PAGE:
Keeping employees safe and healthy while minimizing business disruptions.
First detected in South Africa, the Omicron variant of Covid-19 has thrown another wrench into the rebound of the global economy. Initial studies have shown that despite being “milder” and less likely to lead to severe outcomes, Omicron’s ability to spread more easily and evade immunity from vaccinations and previous infections is a cause for concern. Omicron has quickly become the dominant strain in many countries, leading to record-high case numbers and business disruptions. In an article published in the Philippine Daily Inquirer, local health experts also project that new Covid-19 cases may exceed the figures in previous surges.
Even “mild” cases of Covid-19 infection at a high volume brought by this highly contagious variant presents its own set of challenges. More people may get infected and be required to isolate (or for close contacts of confirmed cases, to undergo quarantine). Business disruptions seen abroad have shown that this multiplier effect can result in more people being unable to report to work, which affects companies’ day-to-day operations or may even lead to temporary closure if transmission in the workplace is high.
Still, there is room for cautious optimism because studies in other countries have shown that the exponential rise in cases due to the Omicron variant may not necessarily increase hospitalizations and deaths to the same extent. South Africa, just past the peak of its recent spat with Omicron, saw fewer severe outcomes compared to previous waves thanks to pre-existing immunity of citizens obtained through exposure to previous variants and wide vaccination coverage combined with mask mandates, good ventilation, and social distancing. These conditions, which can combat the virus, are present in the Philippines as evidenced by firm health guidelines and high vaccination coverage especially in Metro Manila.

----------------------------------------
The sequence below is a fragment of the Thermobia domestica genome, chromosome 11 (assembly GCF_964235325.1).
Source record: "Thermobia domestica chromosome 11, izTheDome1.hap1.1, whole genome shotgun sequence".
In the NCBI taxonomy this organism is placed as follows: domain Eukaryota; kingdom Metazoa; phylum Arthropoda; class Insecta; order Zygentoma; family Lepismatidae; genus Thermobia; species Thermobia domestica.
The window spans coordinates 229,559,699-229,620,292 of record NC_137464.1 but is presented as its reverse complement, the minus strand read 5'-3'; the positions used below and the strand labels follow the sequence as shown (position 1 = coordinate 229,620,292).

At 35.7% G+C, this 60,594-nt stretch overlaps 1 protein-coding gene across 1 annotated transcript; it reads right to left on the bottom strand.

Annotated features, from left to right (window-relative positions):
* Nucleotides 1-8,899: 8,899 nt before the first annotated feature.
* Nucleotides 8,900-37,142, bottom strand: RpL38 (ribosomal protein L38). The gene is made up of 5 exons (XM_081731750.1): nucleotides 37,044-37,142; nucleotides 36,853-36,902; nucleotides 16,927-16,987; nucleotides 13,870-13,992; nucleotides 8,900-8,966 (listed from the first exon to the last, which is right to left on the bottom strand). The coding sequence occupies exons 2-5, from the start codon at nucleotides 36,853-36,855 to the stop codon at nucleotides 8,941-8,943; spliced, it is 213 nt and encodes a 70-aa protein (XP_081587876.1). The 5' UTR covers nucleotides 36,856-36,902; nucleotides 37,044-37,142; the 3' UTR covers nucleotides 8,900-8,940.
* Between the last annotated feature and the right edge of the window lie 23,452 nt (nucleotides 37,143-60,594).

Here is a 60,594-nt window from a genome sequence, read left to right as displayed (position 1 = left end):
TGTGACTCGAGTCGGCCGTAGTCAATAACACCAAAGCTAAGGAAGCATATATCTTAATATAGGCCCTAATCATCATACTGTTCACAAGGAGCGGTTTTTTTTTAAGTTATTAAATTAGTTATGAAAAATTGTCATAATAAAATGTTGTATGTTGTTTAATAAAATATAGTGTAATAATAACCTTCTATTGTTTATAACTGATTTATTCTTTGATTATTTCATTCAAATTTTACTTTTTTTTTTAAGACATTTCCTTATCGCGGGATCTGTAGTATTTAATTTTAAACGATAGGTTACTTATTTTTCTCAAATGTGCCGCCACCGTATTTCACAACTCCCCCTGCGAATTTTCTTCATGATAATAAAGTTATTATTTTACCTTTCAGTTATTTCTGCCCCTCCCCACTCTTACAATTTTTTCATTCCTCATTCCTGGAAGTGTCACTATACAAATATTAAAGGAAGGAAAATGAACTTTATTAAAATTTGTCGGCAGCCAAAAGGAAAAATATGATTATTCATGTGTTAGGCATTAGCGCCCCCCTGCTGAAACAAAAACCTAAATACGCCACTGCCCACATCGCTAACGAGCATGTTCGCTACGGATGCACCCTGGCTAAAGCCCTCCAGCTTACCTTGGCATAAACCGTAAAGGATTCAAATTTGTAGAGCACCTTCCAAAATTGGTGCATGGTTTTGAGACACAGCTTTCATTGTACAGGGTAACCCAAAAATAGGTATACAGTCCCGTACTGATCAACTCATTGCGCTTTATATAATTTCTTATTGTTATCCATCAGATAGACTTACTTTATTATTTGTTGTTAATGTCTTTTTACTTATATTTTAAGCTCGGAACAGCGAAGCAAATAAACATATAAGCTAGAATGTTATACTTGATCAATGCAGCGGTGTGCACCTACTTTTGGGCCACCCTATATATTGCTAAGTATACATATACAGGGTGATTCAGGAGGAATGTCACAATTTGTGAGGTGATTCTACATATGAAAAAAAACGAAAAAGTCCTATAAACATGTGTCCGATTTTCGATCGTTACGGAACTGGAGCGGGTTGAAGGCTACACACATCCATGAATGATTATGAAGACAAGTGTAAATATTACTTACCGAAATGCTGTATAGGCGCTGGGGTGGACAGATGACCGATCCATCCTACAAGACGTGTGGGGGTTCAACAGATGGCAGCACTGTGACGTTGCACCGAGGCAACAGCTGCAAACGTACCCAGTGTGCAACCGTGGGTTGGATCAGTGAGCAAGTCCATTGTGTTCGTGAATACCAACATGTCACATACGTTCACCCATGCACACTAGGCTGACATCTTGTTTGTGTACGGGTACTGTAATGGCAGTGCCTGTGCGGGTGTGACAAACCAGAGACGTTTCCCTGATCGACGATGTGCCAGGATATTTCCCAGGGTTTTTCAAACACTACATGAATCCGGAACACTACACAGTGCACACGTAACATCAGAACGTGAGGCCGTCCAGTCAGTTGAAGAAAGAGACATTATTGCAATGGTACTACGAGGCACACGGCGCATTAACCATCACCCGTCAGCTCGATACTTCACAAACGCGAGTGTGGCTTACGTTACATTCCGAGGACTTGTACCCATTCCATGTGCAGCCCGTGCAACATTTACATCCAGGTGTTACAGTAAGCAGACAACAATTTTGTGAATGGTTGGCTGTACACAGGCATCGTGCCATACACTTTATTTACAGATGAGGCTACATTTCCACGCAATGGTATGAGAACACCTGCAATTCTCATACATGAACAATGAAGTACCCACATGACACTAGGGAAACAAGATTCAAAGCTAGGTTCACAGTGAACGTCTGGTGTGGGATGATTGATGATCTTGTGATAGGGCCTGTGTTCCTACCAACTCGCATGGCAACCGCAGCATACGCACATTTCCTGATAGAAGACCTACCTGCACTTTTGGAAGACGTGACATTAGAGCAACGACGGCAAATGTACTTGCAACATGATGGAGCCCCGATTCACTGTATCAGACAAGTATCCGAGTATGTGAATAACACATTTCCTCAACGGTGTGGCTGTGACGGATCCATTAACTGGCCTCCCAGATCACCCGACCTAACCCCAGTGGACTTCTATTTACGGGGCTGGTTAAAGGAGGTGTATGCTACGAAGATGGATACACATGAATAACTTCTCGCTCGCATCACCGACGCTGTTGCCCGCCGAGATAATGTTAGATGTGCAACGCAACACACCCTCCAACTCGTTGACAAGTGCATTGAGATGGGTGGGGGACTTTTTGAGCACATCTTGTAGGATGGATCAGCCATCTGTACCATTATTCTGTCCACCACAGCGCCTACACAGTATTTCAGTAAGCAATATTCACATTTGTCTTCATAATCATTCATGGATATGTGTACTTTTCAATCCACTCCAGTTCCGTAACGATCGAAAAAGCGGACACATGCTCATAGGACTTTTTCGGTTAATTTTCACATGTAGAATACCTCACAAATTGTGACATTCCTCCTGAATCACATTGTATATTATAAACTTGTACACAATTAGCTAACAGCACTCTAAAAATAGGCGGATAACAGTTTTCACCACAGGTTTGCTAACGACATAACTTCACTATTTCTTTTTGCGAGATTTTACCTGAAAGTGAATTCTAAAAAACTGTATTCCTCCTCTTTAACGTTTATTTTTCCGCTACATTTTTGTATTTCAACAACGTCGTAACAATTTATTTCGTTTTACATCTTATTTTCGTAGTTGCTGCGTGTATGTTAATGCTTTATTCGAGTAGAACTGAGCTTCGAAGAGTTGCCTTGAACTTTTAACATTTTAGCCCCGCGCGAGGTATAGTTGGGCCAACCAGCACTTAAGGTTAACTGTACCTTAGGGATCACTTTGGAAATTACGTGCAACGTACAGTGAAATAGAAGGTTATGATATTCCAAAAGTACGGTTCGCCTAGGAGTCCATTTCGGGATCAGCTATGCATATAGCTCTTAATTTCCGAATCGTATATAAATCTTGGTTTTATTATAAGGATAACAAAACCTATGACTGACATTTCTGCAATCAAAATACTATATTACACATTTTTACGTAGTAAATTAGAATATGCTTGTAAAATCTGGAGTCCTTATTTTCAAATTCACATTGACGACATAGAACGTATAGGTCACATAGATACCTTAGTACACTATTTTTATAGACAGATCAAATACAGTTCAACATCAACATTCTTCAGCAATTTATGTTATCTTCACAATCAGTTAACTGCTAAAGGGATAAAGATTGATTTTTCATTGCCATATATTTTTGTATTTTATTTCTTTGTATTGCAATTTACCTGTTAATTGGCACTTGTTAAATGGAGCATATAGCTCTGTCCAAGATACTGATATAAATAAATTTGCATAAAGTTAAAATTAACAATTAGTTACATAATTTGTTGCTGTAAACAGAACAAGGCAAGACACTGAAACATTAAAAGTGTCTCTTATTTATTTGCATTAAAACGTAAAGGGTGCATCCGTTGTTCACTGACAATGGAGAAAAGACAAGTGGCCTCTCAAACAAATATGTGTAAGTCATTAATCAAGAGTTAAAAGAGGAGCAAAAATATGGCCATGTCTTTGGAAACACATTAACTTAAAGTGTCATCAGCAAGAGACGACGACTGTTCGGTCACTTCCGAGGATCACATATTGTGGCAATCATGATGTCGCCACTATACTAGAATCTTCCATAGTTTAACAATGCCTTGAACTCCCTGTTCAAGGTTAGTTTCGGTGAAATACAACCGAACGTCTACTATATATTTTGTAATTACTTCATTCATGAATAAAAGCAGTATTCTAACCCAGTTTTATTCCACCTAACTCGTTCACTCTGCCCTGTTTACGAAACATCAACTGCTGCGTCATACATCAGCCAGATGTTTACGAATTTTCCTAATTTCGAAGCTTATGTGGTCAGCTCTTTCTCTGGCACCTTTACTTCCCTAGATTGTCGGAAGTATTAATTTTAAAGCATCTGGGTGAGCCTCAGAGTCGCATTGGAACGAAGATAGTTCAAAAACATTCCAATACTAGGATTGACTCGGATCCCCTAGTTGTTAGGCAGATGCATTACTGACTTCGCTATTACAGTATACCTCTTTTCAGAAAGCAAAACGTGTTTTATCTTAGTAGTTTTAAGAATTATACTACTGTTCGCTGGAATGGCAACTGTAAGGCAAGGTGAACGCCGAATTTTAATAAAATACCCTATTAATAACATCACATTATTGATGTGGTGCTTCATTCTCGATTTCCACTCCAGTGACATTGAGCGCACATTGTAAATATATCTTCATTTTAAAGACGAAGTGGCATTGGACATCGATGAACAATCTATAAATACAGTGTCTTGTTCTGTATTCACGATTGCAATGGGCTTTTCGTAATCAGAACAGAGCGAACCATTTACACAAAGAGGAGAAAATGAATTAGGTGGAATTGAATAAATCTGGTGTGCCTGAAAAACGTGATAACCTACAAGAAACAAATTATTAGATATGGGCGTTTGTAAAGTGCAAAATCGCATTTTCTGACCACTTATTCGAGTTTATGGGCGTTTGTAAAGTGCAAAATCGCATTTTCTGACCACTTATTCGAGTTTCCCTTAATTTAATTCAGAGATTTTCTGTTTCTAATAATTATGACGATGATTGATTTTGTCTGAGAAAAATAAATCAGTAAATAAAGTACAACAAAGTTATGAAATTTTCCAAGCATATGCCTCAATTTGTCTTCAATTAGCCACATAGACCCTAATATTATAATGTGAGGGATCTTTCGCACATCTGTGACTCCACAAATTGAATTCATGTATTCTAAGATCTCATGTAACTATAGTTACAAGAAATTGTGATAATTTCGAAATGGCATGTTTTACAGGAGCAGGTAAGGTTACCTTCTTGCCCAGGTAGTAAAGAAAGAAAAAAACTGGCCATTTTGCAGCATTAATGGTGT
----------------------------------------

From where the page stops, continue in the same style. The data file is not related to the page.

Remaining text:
Keeping the workplace safe and business up and running
Omicron’s surge will require officials and business leaders to reimplement and recalibrate restrictions to keep the workplace safe with minimum disruption to businesses.
The threat of business disruption can be mitigated by implementing and complying with protocols that can arrest the surge of cases and protect workers. As seen throughout the pandemic, officials and business leaders continue to find ways to balance keeping the workplace safe while ensuring business continuity. Several companies continue to provide flexibility for their employees, such as allowing them to work from home, especially during case surges.
In the case of the IT-BPM sector, many occupiers are registered with the Philippine Economic Zone Authority (PEZA), which has issued memorandum circulars allowing registered business enterprises (RBE) to conduct their business activities outside the ecozones (i.e., WFH). The latest Memorandum Circular (MC 2021-049) from PEZA concerning the WFH arrangement, in line with the Resolution 19-21 of the Fiscal Incentives Review Board (FIRB), is summarized below:
Colliers ViewsThe ongoing surge of Covid-19 cases due to the Omicron variant may delay the back-to-office (BTO) initiative, because the health and safety of workers remain to be the paramount consideration. If not for this ongoing surge, many RBEs may have started BTO in the first quarter of 2022. Therefore, the government should consider extending the WFH flexibility until such time that the RBEs feel confident with the health and safety of their employees.
Colliers encourages the government to continue closely monitoring the dynamic Covid-19 situation and to develop policies that balance the various needs of office landlords and occupiers. Colliers believes that mutual support and collaboration between government agencies and the private sector will remain crucial to economic recovery and growth.
With nearly two years of experience and learnings with dealing with the Covid-19 pandemic and a wide vaccination coverage and administration of booster shots, the Philippines is well-positioned to overcome the Omicron wave, hopefully with less severe health outcomes and business disruptions.
Colliers also urges the government and the private sector to continue working closely to encourage Filipinos to get vaccinated and receive booster shots. This will help prevent our healthcare system from being overwhelmed and will allow the economy to keep its progress in reopening. These measures, alongside basic public health practices such as masking, good ventilation, and social distancing, will mitigate the worst Covid-19 outcomes, keep our workplaces safe, and ensure business continuity as the world transitions to living with the virus.
For more information on the office real estate market, talk to our Tenant Representation team.